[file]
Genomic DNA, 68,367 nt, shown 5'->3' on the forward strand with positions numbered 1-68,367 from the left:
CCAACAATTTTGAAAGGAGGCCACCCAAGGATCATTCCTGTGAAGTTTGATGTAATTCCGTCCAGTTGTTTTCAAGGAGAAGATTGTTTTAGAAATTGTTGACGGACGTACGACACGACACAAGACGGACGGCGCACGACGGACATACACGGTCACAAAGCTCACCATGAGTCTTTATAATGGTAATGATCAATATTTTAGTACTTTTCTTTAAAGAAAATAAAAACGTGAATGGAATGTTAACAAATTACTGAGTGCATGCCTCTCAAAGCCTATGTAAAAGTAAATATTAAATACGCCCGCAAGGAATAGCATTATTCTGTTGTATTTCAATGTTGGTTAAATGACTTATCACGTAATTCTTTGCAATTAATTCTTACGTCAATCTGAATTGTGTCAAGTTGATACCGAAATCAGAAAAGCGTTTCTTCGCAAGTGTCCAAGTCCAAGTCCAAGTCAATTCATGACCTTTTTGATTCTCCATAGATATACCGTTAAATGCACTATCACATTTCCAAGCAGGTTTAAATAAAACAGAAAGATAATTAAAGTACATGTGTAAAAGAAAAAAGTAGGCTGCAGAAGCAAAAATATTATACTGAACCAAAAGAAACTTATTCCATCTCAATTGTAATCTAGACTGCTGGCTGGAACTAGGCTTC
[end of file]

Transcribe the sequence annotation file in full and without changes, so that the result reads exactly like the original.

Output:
Genomic DNA, 68,367 nt, shown 5'->3' on the forward strand with positions numbered 1-68,367 from the left:
CCAACAATTTTGAAAGGAGGCCACCCAAGGATCATTCCTGTGAAGTTTGATGTAATTCCGTCCAGTTGTTTTCAAGGAGAAGATTGTTTTAGAAATTGTTGACGGACGTACGACACGACACAAGACGGACGGCGCACGACGGACATACACGGTCACAAAGCTCACCATGAGTCTTTATAATGGTAATGATCAATATTTTAGTACTTTTCTTTAAAGAAAATAAAAACGTGAATGGAATGTTAACAAATTACTGAGTGCATGCCTCTCAAAGCCTATGTAAAAGTAAATATTAAATACGCCCGCAAGGAATAGCATTATTCTGTTGTATTTCAATGTTGGTTAAATGACTTATCACGTAATTCTTTGCAATTAATTCTTACGTCAATCTGAATTGTGTCAAGTTGATACCGAAATCAGAAAAGCGTTTCTTCGCAAGTGTCCAAGTCCAAGTCCAAGTCAATTCATGACCTTTTTGATTCTCCATAGATATACCGTTAAATGCACTATCACATTTCCAAGCAGGTTTAAATAAAACAGAAAGATAATTAAAGTACATGTGTAAAAGAAAAAAGTAGGCTGCAGAAGCAAAAATATTATACTGAACCAAAAGAAACTTATTCCATCTCAATTGTAATCTAGACTGCTGGCTGGAACTAGGCTTC